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The Evolution of Mo'Betta

Article by Christa Shively

Photography by Flourish Branding Photography, Clay Caldwell

Originally published in Loveland & South Lifestyle

If anyone knows just how quickly things in life can change, it is Clay Caldwell, the chef and owner of Mo’Betta Gumbo, located right in the heart of Loveland’s Historic Downtown district. Since opening on Feb. 1, 2013, Mo’Betta Gumbo has seen the downtown district grow every year. He recalls the struggles of starting a new business. Fortunately for foodies on the Front Range, Clay has never backed down when faced with adversity, and this attitude of perseverance carries over to his business. Asked about the restaurant’s origin story, Clay responded without hesitation: “Mo’Betta Gumbo was birthed out of financial ruin.”

They moved from Texas after the market crashed. The chef had been involved in a commercial development. The perfect storm occurred, and they took hit after hit. In 2012, Clay found himself selling gumbo on the side of the road in the Texas heat, just to pay utilities. It was while doing this that he realized that his gumbo could be his family’s ticket to a better life.

Clay and Tina had discussed moving away from Texas for some time. They chose Colorado so that their family could slow down and enjoy life more. Clay borrowed $20,000, and they set out to make a new home for themselves and their gumbo. They found the perfect location on the corner of Fourth Street and Cleveland Avenue in Loveland, but things weren’t easy starting out. In September 2013, the region saw a historically damaging flood that weakened sales. In 2014, the pipes from the apartments next to the restaurant burst. This, unfortunately, necessitated another remodel, one even more extensive than the pre-opening. It required them to have to replace all the original furnishings of the restaurant. Clay admits that the challenges his family faced during this time were “a journey lived openly,” however, after overcoming yet another obstacle, Mo’Betta Gumbo was once again up and running.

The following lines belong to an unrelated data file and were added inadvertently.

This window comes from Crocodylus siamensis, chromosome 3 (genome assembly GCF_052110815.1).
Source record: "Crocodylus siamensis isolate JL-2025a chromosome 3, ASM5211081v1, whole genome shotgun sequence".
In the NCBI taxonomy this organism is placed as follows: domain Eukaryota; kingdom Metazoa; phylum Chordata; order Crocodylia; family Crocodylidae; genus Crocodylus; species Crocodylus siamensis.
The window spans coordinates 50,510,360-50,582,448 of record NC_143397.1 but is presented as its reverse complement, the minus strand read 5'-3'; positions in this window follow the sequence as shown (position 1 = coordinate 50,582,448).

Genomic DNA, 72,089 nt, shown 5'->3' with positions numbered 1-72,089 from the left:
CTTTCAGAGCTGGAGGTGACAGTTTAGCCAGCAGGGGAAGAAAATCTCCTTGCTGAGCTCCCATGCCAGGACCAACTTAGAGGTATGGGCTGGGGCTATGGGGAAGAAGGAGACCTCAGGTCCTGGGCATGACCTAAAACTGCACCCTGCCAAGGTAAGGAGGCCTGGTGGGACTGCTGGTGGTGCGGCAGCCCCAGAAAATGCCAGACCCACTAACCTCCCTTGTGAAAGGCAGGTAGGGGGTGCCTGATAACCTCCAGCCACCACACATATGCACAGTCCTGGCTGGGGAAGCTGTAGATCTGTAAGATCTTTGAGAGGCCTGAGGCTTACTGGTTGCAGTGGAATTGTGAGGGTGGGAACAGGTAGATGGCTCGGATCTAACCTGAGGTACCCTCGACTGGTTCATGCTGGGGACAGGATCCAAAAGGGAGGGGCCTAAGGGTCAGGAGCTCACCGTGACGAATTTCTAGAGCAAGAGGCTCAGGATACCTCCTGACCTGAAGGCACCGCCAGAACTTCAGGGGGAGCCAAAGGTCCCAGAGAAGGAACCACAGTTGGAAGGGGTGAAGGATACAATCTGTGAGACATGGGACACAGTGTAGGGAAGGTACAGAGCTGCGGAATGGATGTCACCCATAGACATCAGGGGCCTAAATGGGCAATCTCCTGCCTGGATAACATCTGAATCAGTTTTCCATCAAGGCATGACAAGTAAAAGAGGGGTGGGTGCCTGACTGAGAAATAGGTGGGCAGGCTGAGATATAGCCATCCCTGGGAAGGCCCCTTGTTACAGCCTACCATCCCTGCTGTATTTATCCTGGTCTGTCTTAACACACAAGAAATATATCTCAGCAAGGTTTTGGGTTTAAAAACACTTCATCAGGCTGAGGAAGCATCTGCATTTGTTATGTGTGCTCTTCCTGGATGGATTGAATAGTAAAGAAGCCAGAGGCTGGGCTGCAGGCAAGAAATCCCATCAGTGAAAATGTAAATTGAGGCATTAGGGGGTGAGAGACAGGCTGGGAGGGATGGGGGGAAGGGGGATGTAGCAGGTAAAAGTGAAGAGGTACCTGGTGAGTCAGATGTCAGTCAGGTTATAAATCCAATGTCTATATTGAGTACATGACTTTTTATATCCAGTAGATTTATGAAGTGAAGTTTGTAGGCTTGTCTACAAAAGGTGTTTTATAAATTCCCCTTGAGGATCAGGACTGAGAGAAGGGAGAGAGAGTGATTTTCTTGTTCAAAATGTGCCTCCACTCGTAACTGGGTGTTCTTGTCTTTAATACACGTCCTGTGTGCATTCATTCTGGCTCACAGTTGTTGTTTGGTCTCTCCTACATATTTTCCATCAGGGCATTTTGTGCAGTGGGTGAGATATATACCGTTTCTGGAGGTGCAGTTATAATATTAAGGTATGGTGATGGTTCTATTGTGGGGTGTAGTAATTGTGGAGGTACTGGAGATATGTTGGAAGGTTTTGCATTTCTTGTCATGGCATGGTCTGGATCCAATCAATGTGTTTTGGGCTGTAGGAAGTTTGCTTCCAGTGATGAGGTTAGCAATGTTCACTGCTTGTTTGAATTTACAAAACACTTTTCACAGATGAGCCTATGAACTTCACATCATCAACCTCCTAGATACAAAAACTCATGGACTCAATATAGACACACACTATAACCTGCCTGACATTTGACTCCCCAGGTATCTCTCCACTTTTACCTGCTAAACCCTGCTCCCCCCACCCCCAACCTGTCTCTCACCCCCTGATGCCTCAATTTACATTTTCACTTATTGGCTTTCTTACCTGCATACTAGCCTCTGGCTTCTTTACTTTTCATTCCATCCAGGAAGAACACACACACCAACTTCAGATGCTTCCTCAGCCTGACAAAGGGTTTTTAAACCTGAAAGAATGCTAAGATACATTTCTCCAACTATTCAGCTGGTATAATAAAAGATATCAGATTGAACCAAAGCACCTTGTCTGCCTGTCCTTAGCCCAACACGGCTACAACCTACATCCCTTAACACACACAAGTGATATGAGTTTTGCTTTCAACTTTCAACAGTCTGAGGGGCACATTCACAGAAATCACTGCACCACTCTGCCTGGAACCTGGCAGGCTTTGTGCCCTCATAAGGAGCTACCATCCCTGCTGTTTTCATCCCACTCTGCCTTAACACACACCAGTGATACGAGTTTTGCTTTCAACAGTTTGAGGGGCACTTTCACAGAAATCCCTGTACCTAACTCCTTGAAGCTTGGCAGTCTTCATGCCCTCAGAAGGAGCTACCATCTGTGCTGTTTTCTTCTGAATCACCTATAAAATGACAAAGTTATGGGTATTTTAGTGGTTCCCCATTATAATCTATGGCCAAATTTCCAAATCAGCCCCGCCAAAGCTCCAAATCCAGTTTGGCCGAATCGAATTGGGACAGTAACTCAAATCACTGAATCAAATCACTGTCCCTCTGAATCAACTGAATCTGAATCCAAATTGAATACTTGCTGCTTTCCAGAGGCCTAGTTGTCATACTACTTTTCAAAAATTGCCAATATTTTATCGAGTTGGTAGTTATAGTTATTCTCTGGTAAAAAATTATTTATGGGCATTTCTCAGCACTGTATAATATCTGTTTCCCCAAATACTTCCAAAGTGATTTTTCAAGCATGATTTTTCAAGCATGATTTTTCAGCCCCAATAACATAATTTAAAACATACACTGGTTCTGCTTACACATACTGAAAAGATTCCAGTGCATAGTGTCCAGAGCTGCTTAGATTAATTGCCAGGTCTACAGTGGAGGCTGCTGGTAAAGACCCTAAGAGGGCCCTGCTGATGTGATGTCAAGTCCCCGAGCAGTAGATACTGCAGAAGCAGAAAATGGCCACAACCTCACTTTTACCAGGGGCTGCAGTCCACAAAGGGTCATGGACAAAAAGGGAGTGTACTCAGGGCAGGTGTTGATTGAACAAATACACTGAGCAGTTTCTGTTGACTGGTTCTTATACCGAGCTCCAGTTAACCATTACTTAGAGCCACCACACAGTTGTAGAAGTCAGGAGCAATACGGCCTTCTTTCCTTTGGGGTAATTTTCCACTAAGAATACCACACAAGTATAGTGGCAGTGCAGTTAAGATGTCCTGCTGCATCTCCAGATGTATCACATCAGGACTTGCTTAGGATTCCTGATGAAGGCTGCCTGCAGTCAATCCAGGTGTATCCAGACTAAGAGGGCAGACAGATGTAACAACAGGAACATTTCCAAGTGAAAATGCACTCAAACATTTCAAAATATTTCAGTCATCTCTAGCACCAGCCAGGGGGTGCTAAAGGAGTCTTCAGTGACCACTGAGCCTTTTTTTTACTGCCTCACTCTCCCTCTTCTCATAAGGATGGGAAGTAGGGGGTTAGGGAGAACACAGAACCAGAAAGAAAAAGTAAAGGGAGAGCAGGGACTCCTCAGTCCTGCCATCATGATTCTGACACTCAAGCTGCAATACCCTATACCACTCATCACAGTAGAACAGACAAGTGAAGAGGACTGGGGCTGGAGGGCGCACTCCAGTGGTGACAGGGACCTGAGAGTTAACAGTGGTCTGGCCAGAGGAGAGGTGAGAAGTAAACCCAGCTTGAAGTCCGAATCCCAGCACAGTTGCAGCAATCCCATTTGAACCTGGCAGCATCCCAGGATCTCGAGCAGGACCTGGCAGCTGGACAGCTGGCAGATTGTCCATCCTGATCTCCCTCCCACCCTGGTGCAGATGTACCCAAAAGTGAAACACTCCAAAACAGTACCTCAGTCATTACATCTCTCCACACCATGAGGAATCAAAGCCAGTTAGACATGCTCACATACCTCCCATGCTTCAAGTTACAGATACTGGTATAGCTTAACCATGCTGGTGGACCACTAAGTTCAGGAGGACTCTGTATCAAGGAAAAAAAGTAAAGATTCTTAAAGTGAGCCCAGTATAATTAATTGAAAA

Clay and Tina have not forgotten the roots of their success and use Mo’Betta Gumbo to give back to the community and to fight injustices. Whether it’s purchasing Christmas trees for single parents, donating to Toys for Tots or working hand in hand with Meals on Wheels, Clay has found so many ways to give back to the community that he loves.

“Our restaurant is about building relationships. We have woven ourselves into the community and have become synonymous with downtown Loveland,” he says.

Tina remains the primary caretaker of Zöe, who suffers from cerebral palsy among other health issues, but when she is able to make it down to the restaurant, she is the perfect hostess, washing dishes, wiping tables and loving on her guests. Taking a seat at Mo’Betta Gumbo means more than supporting a family business. When you eat here, you are supporting a community. Foodies of Northern Colorado feel fortunate to have such a wonderful Cajun eatery so close.

After six years of business, Clay has again been faced with another problem, albeit an encouraging one. As the popularity of his Southern food and hospitality has grown, the modest-sized kitchen has been feeling some growing pains. One of the biggest challenges has been cooking large volumes of food in such a cramped kitchen, which is why Clay is excited to be moving Mo’Betta Gumbo into the Foundry at the end of this year.

“The community here has watched us grow, succeed and through the challenges have encouraged us,” he says. “Now it’s time to get more space and continue that pattern.”

As I sit across from Clay, I see a man of strength and perseverance, who welcomes people when they enter, telling them to sit wherever they are comfortable, as if they are in his very home—because they are.

  • Pic #9 - Pg 1 of recipe
  • Picture taken by Clay Caldwell on Opening Day Feb. 1, 2013.